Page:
In recent years, the Particle Swarm Optimization has rapidly gained increasing popularity and many variants and hybrid approaches have been proposed to improve it. In this paper, motivated by the behavior and the spatial characteristics of the social and cognitive experience of each particle in the swarm, we develop a hybrid framework that combines the Particle Swarm Optimization and the Differential Evolution algorithm. Particle Swarm Optimization has the tendency to distribute the best personal positions of the swarm particles near to the vicinity of problem's optima. In an attempt to efficiently guide the evolution and enhance the convergence, we evolve the personal experience or memory of the particles with the Differential Evolution algorithm, without destroying the search capabilities of the algorithm. The proposed framework can be applied to any Particle Swarm Optimization algorithm with minimal effort. To evaluate the performance and highlight the different aspects of the proposed framework, we initially incorporate six classic Differential Evolution mutation strategies in the canonical Particle Swarm Optimization, while afterwards we employ five state-of-the-art Particle Swarm Optimization variants and four popular Differential Evolution algorithms. Extensive experimental results on 25 high dimensional multimodal benchmark functions along with the corresponding statistical analysis, suggest that the hybrid variants are very promising and significantly improve the original algorithms in the majority of the studied cases. © 2012 Elsevier Inc. All rights reserved.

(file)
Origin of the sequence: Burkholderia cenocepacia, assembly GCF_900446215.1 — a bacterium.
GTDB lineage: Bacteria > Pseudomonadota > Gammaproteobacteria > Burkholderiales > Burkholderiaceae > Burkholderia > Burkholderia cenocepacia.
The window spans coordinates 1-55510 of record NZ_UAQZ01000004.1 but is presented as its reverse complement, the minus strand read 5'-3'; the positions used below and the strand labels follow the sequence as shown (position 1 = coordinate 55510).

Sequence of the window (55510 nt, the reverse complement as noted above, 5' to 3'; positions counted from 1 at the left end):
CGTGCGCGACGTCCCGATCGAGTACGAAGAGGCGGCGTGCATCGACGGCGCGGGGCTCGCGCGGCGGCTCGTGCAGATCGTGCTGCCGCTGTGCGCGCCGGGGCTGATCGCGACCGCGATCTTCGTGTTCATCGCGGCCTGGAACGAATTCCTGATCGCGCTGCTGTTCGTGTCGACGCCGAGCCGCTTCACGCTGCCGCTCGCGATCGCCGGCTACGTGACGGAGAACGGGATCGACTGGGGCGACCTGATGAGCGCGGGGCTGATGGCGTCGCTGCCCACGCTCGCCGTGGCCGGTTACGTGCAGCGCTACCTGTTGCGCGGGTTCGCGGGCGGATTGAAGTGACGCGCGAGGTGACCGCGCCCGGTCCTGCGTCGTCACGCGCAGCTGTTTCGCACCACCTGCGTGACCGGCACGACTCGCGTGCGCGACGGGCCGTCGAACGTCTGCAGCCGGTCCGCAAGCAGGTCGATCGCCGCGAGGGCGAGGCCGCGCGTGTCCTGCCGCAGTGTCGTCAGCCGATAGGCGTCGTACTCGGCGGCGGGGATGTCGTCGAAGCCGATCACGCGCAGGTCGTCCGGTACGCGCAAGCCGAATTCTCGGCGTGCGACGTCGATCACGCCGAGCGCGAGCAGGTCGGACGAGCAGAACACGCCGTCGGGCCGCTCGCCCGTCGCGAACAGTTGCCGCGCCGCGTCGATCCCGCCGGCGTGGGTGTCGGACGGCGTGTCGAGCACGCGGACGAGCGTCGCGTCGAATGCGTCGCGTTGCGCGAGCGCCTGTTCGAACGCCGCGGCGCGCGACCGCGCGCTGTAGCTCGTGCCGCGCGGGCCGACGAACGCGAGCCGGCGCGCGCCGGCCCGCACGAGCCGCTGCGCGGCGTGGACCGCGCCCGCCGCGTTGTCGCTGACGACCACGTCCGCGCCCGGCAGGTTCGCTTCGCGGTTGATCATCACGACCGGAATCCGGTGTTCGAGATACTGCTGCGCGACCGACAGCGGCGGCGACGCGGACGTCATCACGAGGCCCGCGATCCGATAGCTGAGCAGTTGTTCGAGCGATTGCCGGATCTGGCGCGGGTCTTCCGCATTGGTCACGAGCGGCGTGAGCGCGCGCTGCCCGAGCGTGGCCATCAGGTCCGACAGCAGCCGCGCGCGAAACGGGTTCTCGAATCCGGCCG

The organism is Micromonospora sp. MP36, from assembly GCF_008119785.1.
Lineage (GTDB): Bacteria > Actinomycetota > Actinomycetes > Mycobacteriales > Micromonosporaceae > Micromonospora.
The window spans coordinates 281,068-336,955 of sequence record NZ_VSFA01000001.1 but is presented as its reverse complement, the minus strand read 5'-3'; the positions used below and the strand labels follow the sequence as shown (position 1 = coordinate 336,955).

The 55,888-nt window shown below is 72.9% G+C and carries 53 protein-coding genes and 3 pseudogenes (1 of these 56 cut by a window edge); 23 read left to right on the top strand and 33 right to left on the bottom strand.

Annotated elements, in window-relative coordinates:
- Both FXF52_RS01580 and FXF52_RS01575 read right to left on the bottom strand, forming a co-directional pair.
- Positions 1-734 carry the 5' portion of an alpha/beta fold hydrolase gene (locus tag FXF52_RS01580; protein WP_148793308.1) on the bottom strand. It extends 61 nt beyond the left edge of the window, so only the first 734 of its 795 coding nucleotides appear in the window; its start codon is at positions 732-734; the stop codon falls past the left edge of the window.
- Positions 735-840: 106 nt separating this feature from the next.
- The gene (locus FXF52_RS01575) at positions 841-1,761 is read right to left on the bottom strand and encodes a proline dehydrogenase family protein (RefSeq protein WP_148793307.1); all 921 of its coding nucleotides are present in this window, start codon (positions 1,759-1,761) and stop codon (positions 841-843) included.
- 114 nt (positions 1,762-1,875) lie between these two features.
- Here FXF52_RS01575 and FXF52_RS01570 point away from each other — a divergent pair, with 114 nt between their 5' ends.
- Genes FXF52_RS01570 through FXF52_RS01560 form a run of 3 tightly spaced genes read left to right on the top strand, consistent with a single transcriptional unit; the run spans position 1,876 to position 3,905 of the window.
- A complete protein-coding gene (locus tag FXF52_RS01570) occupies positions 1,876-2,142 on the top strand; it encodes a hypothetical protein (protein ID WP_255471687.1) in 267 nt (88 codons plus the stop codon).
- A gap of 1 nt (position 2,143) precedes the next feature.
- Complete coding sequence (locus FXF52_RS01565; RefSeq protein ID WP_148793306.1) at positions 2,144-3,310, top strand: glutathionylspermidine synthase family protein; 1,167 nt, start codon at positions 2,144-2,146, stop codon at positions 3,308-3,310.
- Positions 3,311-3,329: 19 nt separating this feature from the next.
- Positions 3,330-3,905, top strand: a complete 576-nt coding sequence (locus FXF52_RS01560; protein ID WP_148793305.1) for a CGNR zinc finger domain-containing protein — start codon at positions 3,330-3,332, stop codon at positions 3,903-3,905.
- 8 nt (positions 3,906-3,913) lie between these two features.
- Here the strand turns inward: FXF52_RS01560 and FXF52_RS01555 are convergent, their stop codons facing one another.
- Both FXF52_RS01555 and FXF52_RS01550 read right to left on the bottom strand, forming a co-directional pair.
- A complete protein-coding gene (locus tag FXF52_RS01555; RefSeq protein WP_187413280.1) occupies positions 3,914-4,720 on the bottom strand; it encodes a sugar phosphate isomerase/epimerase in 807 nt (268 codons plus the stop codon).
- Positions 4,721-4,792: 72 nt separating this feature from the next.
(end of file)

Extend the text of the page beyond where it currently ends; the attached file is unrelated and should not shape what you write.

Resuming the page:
Bagos P.G.,University of Central Greece
Statistical Applications in Genetics and Molecular Biology | Year: 2013

In genetic association studies (GAS) as well as in genome-wide association studies (GWAS), the mode of inheritance (dominant, additive and recessive) is usually not known a priori. Assuming an incorrect mode of inheritance may lead to substantial loss of power, whereas on the other hand, testing all possible models may result in an increased type I error rate. The situation is even more complicated in the metaanalysis of GAS or GWAS, in which individual studies are synthesized to derive an overall estimate. Metaanalysis increases the power to detect weak genotype effects, but heterogeneity and incompatibility between the included studies complicate things further. In this review, we present a comprehensive summary of the statistical methods used for robust analysis and genetic model selection in GAS and GWAS. We then discuss the application of such methods in the context of meta-analysis. We describe the theoretical properties of the various methods and the foundations on which they are based. We also present the available software implementations of the described methods. Finally, since only few of the available robust methods have been applied in the meta-analysis setting, we present some simple extensions that allow robust meta-analysis of GAS and GWAS. Possible extensions and proposals for future work are also discussed. © 2013 Walter de Gruyter GmbH, Berlin/Boston.

Bagos P.G.,University of Central Greece